95th Tour de France- Le Tour Report Card: Stage 13
Another day for the sprinters and another chance for Britain’s newfound Royalty
to display his stunning speed.
By Tim Lee
The fact that the ‘Saunier saga’ continues to reek like a dead fish has been
overshadowed by Mark Cavendish and his Team Columbia’s domination of the flat
stages so far this year. Also noteworthy is that three of the top four riders
today were in the young riders classification, so hats off to the
whippersnappers this year! But what about the rest of the 158 remaining riders
in this year’s race? Here is the score on who’s good, who’s bad, and who is
making an impact either way:
A- Outstanding achievement worthy of all the superlatives known to mankind.
B- Damn good effort but falling just short of stardom.
C- Middle-of-the-rode but can hold their heads high.
D- Needs improving but there’s a skerrick of hope.
E- Remedial classes required. No good can come from this.
• OFE- Obligatory French Escape. Nuff said
• le Tour Farceur Imbécile Award Otherwise known as the ’tool’ award, this goes
to the rider that makes a decision that 99% of us can see is either wrong or
futile but they think there is merit to it.
• There will also be some honourable mentions to those that excel but just don’t
quite get the result they were after. Think Paolo Bettini at the Giro.
Cavendish gets the jump on (left to right) Duque, Haussler, Freire, McEwen and
Feillu for his fourth tour win in Nimes.
A - Mark
‘Untouchable’ Cavendish. Has to score this grade given the sheer
supremacy displayed on his way to collecting four stage victories thus far.
Cipollini did it in 1999; Petacchi did it in 2003 and now Cavendish has done it
in 2008. Of course Cipo did four in succession but neither of the Italian
stallions were as young as Cavendish. Will he put a green jersey ahead of an
Olympic gold? The obvious answer is no; but then again initially he wasn’t even
going to ride the tour… Even if he did pull out now, Team Columbia can look back
on this tour with much pride and satisfaction. Perhaps the best part about
Cavendish is that he openly stands for clean cycling, an advocate for the new
generation if you will. More please!
Cavendish sits up over the line on stage 13, flanked by McEwen and Feillu.
2008 Fotoreporter Sirotti
B - Romain
‘Roaming’ Feillu scored a handy 3rd place today, which is really a
2nd place because lets face it, Cavendish is in a league of his own. Not content
with the 41 painful minutes he spent in yellow in Cholet last week, the little
Frenchman rode a fast and cunning finale today. Without much team support, he
finished ahead of guys like Freire, Hushovd, and Zabel so can hold his head
C - Gerald ‘Me too’ Ciolek
deserves a mid-grade score. With the exception of a 3rd place on stage two,
his results thus far have been anonymous. However he himself has been anything
but anonymous, constantly seen on the front towards the end of the flat stages
playing an absolutely instrumental part of Cavendish’s victories. For a guy that
has proven speed, it must be frustrating to play second fiddle to the Brit, but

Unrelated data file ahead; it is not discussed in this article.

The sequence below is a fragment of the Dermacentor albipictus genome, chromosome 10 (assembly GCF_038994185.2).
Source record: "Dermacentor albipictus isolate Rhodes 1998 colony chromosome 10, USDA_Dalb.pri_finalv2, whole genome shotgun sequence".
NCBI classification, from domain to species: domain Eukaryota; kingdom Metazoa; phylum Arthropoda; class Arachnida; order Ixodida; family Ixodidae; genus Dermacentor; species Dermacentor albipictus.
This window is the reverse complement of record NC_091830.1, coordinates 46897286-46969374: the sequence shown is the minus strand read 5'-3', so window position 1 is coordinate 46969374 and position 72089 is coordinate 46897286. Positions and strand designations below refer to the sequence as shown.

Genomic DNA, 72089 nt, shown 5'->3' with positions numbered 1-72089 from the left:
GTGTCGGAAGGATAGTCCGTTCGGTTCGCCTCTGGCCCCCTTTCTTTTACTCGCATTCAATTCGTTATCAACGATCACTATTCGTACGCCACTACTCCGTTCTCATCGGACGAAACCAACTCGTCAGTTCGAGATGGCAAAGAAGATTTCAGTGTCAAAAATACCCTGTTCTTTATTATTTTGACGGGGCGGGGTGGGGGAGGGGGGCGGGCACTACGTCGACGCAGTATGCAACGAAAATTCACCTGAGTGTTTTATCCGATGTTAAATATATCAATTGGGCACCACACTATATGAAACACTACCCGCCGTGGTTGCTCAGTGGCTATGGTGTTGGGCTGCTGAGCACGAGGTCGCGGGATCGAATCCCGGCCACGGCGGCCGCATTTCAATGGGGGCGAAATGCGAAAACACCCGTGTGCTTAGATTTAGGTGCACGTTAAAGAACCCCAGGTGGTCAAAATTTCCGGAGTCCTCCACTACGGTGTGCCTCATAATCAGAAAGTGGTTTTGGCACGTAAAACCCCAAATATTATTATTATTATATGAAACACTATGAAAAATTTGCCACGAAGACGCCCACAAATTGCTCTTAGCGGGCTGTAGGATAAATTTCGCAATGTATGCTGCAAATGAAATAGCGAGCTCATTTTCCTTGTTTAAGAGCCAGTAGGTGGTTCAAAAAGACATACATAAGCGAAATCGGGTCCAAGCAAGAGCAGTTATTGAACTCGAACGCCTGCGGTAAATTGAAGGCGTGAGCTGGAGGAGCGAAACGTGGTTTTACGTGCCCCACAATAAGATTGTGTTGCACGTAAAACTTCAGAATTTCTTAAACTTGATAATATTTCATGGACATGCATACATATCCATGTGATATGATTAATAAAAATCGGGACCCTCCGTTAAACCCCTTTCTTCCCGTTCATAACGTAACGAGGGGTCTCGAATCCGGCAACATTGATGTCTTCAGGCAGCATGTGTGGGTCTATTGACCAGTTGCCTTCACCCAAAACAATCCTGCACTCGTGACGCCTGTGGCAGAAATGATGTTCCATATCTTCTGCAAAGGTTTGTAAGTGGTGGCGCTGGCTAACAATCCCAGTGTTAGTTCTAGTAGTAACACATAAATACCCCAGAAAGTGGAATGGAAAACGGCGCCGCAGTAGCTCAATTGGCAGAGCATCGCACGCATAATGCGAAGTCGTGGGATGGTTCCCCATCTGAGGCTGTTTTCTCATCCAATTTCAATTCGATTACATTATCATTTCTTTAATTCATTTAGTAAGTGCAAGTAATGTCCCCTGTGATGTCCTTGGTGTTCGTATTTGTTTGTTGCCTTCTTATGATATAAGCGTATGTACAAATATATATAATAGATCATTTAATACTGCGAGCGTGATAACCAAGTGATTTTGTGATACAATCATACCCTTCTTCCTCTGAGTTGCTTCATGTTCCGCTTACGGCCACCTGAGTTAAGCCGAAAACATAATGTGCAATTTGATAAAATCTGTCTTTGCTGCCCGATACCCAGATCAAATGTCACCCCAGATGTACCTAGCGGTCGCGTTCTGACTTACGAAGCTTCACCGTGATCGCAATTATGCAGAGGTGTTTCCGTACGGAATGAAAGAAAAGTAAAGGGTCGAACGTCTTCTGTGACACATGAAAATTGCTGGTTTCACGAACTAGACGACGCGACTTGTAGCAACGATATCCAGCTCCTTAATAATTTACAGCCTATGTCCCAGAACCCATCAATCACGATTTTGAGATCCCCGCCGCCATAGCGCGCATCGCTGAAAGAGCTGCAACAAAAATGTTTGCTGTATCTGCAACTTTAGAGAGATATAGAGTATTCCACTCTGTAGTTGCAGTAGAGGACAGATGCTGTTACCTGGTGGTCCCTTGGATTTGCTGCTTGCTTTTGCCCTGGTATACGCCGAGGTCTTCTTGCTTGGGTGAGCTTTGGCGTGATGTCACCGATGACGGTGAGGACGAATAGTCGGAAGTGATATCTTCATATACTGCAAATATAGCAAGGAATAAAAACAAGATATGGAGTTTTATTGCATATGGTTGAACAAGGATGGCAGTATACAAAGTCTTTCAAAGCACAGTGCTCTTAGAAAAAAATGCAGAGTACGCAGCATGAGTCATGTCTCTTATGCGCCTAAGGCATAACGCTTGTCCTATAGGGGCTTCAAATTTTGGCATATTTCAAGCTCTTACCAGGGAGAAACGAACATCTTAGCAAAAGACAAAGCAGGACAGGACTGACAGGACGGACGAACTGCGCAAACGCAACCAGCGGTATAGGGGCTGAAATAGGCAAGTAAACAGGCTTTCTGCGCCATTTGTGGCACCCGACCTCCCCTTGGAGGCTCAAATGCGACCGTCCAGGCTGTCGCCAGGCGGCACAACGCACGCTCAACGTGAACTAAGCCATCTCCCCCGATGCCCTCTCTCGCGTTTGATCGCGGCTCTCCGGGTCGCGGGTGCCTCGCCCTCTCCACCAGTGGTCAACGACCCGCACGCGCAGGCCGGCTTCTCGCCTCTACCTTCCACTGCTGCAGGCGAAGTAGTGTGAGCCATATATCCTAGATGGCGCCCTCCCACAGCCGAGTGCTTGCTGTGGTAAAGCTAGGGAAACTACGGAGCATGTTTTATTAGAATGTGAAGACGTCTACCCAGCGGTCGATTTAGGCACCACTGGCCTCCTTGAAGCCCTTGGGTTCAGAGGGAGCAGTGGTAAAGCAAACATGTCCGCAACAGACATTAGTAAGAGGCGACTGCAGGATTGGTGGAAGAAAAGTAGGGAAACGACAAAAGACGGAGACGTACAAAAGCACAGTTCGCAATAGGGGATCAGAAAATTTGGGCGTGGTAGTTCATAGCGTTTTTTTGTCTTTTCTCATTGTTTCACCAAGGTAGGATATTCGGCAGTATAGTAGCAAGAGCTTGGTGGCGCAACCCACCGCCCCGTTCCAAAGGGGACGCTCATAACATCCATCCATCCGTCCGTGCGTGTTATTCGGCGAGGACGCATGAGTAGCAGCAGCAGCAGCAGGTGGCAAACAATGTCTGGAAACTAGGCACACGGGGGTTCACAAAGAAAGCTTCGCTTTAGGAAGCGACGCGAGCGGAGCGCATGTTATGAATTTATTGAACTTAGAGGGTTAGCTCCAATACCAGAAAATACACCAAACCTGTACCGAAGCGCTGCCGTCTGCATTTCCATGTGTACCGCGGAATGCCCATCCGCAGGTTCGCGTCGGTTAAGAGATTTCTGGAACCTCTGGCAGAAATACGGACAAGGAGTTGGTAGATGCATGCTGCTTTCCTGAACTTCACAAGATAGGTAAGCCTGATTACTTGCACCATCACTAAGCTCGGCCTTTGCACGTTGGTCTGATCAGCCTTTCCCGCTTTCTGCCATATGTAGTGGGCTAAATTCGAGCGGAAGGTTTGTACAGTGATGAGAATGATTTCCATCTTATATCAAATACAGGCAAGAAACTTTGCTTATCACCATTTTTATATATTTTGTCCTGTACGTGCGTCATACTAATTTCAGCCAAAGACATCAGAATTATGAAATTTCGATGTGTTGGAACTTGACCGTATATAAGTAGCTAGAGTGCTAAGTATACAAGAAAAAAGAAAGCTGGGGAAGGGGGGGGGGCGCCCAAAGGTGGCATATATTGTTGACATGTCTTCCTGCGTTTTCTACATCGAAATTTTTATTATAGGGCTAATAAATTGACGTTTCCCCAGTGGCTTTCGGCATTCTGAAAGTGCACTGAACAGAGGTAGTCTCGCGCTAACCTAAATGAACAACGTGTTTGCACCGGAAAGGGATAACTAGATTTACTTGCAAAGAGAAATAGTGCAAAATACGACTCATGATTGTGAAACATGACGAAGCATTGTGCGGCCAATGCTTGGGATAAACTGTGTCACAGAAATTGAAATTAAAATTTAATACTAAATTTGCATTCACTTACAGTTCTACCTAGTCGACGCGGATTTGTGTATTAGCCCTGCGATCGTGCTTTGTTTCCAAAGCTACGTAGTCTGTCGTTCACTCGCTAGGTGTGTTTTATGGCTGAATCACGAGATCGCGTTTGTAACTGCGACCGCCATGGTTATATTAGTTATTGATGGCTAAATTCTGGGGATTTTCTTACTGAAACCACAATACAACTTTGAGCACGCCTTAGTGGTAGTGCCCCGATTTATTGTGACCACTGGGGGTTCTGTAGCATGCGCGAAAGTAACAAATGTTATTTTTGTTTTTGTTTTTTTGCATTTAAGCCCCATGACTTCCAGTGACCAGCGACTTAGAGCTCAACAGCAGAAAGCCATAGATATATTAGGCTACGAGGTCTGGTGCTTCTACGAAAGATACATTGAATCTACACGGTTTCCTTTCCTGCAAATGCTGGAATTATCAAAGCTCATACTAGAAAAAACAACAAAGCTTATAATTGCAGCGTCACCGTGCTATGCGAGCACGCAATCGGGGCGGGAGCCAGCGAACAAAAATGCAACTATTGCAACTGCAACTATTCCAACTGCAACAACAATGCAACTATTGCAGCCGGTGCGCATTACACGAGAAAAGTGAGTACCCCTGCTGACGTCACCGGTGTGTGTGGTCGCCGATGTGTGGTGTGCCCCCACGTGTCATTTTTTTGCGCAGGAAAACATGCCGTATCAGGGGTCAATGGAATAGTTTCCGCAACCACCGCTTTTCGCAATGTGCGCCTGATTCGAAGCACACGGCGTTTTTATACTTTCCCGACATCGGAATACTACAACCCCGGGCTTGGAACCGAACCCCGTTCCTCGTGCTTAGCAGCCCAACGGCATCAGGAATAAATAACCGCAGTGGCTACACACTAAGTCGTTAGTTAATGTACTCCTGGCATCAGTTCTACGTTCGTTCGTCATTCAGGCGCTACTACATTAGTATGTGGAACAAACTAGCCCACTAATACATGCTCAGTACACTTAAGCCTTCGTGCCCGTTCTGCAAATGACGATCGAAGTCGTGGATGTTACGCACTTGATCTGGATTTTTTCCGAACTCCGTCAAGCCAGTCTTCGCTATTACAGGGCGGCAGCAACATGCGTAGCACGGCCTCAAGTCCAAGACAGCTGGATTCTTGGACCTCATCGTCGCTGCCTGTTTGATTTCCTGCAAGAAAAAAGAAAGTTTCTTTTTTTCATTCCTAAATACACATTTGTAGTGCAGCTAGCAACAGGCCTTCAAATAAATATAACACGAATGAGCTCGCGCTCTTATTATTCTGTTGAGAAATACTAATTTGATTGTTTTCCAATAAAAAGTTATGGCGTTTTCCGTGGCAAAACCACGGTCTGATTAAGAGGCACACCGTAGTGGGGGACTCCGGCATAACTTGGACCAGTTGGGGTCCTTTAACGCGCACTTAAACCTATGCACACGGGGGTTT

his time will surely come. It does show what a good sport he is in playing the
ultimate team mate and Cavendish must owe him quite a few beers next time they
hit the town. Interestingly, Ciolek won gold at the 2006 U23 world
championships; Feillu won silver and Cavendish could only manage 11th. Oh how
D - Gert ‘To Russia with love’
Steegmans. Two top-ten finishes thus far in the tour isn’t a great
return for a sprinter that is capable of winning as we saw in stage two last
year. This has been magnified because of the absence of Tom Boonen, meaning a
lot more pressure has fallen on the shoulders of the Belgian. Perhaps his mind
is on other things like his purportedly fat contract with Tinkoff nee Katyusha
for next year. Of course, the more likely explanation is that he is one or two
percent off his best and hasn’t had the luck and opportunities needed to win.
E - Sven ‘Any tougher he’d
rust’ Krauss. Rolling in 15 minutes behind the bunch on a flat day
would normally be seen as a failure but to see Krauss pick himself up off the
asphalt and carry on was pretty amazing given the spectacle of his crash. After
colliding with a sign on a traffic island, his Specialized Tarmac flew into the
air and quite literally snapped into several pieces. The ‘water boys’ are keen
for some media attention to attract a new sponsor but this is a bit extreme!
Glad to see Sven finished on his (spare) bike and not in the ambo and lets hope
he can continue on.
Le Tour Farceur Imbécile Award
Today’s tool is Leonardo ‘Peep show’ Piepoli.
Apparently the police took a little peep in his home today his team manager has
sacked the climber for ‘doping violations’. This could see yet another major
sponsor pull out of the sport, which would inevitably leave dozens of people
either unemployed or having to accept lower wages than what they are worth. So
from the whole team, thanks Leo. The world of cycling further plunges into
depression because it just seems the big black hole that is doping will never
end. So from the cycling community, thanks Leo. Perhaps the biggest issue to be
born out of this ongoing disaster is this: how can someone still not fail blood
and urine tests with the supposedly foolproof biological passport?
Florent ‘Nomad’ Brard. The man that has
ridden for no less than six teams during his career took off with Niki Terpstra
inside the first kilometre and wasn’t seen again for hours. Heading up the Pic
Saint Loup he had Terpstra in trouble then watched as the Dutchman took a flyer
with 30 clicks to go. Later joined by perennial breakaway guru
Stephane Auge, the two Frenchies worked
together until being caught at about 15 kms from the line.
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